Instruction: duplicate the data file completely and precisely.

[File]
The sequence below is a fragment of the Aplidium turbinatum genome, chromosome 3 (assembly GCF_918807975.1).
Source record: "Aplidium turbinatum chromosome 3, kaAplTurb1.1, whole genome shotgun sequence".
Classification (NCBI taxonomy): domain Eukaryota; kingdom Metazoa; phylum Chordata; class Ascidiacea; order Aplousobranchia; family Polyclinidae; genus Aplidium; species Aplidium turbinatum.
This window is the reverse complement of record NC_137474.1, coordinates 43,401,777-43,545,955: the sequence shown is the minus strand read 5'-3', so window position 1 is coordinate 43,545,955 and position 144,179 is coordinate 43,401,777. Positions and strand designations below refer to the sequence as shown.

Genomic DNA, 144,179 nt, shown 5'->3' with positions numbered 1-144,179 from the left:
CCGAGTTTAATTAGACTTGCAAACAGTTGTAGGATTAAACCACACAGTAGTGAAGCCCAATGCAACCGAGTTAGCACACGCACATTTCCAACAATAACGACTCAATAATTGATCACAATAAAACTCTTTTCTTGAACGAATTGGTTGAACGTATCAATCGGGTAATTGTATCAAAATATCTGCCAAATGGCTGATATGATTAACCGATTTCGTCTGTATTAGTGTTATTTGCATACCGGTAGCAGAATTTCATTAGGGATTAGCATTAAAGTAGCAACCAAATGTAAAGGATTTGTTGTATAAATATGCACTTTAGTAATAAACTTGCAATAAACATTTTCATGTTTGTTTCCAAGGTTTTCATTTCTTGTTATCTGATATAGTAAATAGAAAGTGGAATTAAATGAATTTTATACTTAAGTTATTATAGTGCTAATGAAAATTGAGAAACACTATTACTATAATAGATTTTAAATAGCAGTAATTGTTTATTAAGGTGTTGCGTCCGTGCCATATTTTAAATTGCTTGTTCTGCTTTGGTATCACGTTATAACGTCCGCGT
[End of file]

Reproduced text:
The sequence below is a fragment of the Aplidium turbinatum genome, chromosome 3 (assembly GCF_918807975.1).
Source record: "Aplidium turbinatum chromosome 3, kaAplTurb1.1, whole genome shotgun sequence".
Classification (NCBI taxonomy): domain Eukaryota; kingdom Metazoa; phylum Chordata; class Ascidiacea; order Aplousobranchia; family Polyclinidae; genus Aplidium; species Aplidium turbinatum.
This window is the reverse complement of record NC_137474.1, coordinates 43,401,777-43,545,955: the sequence shown is the minus strand read 5'-3', so window position 1 is coordinate 43,545,955 and position 144,179 is coordinate 43,401,777. Positions and strand designations below refer to the sequence as shown.

Genomic DNA, 144,179 nt, shown 5'->3' with positions numbered 1-144,179 from the left:
CCGAGTTTAATTAGACTTGCAAACAGTTGTAGGATTAAACCACACAGTAGTGAAGCCCAATGCAACCGAGTTAGCACACGCACATTTCCAACAATAACGACTCAATAATTGATCACAATAAAACTCTTTTCTTGAACGAATTGGTTGAACGTATCAATCGGGTAATTGTATCAAAATATCTGCCAAATGGCTGATATGATTAACCGATTTCGTCTGTATTAGTGTTATTTGCATACCGGTAGCAGAATTTCATTAGGGATTAGCATTAAAGTAGCAACCAAATGTAAAGGATTTGTTGTATAAATATGCACTTTAGTAATAAACTTGCAATAAACATTTTCATGTTTGTTTCCAAGGTTTTCATTTCTTGTTATCTGATATAGTAAATAGAAAGTGGAATTAAATGAATTTTATACTTAAGTTATTATAGTGCTAATGAAAATTGAGAAACACTATTACTATAATAGATTTTAAATAGCAGTAATTGTTTATTAAGGTGTTGCGTCCGTGCCATATTTTAAATTGCTTGTTCTGCTTTGGTATCACGTTATAACGTCCGCGT